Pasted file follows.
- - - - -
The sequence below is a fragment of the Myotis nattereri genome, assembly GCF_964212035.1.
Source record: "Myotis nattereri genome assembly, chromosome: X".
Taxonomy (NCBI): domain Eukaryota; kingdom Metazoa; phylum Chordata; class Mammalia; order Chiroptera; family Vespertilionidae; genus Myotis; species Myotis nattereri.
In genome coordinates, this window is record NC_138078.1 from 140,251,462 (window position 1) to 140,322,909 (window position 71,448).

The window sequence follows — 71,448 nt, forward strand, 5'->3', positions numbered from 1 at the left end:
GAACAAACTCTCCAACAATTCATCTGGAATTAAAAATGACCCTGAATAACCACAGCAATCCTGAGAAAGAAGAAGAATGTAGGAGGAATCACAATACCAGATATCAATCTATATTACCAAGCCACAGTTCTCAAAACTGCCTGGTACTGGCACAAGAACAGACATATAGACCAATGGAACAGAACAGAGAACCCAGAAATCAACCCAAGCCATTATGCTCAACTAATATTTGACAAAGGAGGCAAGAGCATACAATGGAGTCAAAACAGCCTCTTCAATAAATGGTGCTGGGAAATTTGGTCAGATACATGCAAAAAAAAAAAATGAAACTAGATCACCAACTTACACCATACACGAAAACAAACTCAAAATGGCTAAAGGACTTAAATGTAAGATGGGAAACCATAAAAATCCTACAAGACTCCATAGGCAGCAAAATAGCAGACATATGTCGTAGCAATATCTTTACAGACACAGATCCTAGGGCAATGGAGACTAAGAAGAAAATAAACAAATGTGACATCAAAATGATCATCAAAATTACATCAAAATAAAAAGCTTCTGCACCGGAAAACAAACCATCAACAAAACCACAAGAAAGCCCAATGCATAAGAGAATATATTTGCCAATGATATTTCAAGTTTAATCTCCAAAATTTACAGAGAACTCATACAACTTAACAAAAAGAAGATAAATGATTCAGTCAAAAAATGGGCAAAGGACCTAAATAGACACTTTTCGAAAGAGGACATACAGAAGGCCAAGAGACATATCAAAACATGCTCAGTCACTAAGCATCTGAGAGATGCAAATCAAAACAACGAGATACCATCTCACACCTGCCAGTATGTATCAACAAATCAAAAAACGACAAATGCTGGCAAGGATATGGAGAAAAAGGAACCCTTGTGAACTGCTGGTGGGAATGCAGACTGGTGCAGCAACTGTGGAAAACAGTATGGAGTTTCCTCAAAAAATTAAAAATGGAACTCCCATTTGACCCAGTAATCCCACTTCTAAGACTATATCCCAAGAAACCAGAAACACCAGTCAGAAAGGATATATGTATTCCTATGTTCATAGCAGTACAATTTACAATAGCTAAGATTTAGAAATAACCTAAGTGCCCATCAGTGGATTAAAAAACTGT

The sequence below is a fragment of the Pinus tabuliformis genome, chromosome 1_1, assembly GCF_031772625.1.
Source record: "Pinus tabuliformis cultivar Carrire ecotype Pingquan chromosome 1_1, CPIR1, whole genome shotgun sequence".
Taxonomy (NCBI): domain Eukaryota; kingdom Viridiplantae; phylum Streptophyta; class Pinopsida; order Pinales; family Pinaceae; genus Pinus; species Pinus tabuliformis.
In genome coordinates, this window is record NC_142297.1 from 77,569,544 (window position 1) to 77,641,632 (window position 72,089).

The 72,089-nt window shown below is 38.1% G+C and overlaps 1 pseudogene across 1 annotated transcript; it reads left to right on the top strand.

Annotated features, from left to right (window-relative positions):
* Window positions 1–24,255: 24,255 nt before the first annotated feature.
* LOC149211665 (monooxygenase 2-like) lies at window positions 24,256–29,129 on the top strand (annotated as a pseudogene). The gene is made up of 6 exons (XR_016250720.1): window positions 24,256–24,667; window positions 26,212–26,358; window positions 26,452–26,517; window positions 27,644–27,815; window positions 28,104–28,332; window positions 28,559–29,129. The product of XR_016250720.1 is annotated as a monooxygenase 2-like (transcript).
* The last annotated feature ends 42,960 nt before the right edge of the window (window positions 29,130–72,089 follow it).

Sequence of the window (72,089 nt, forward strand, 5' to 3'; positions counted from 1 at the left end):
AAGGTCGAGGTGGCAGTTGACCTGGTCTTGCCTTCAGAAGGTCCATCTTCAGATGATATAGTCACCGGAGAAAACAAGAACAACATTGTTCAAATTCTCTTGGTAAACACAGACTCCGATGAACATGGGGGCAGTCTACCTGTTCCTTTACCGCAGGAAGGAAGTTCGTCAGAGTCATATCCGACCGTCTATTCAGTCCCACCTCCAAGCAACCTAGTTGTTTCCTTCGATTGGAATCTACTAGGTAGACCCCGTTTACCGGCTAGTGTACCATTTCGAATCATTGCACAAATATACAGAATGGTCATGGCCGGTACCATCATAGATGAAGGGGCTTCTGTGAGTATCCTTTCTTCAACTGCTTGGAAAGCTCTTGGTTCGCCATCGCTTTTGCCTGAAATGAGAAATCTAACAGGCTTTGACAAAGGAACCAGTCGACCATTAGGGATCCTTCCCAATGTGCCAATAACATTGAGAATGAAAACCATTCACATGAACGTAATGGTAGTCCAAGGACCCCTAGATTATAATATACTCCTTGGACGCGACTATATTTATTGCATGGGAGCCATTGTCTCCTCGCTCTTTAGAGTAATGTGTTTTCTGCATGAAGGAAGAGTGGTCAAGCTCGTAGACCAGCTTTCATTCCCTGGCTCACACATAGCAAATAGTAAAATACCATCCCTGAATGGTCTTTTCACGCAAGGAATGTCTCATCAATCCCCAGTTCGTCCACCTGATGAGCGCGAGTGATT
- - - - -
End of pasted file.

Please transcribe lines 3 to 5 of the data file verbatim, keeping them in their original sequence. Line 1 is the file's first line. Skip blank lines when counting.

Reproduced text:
Taxonomy (NCBI): domain Eukaryota; kingdom Metazoa; phylum Chordata; class Mammalia; order Chiroptera; family Vespertilionidae; genus Myotis; species Myotis nattereri.
In genome coordinates, this window is record NC_138078.1 from 140,251,462 (window position 1) to 140,322,909 (window position 71,448).

The window sequence follows — 71,448 nt, forward strand, 5'->3', positions numbered from 1 at the left end: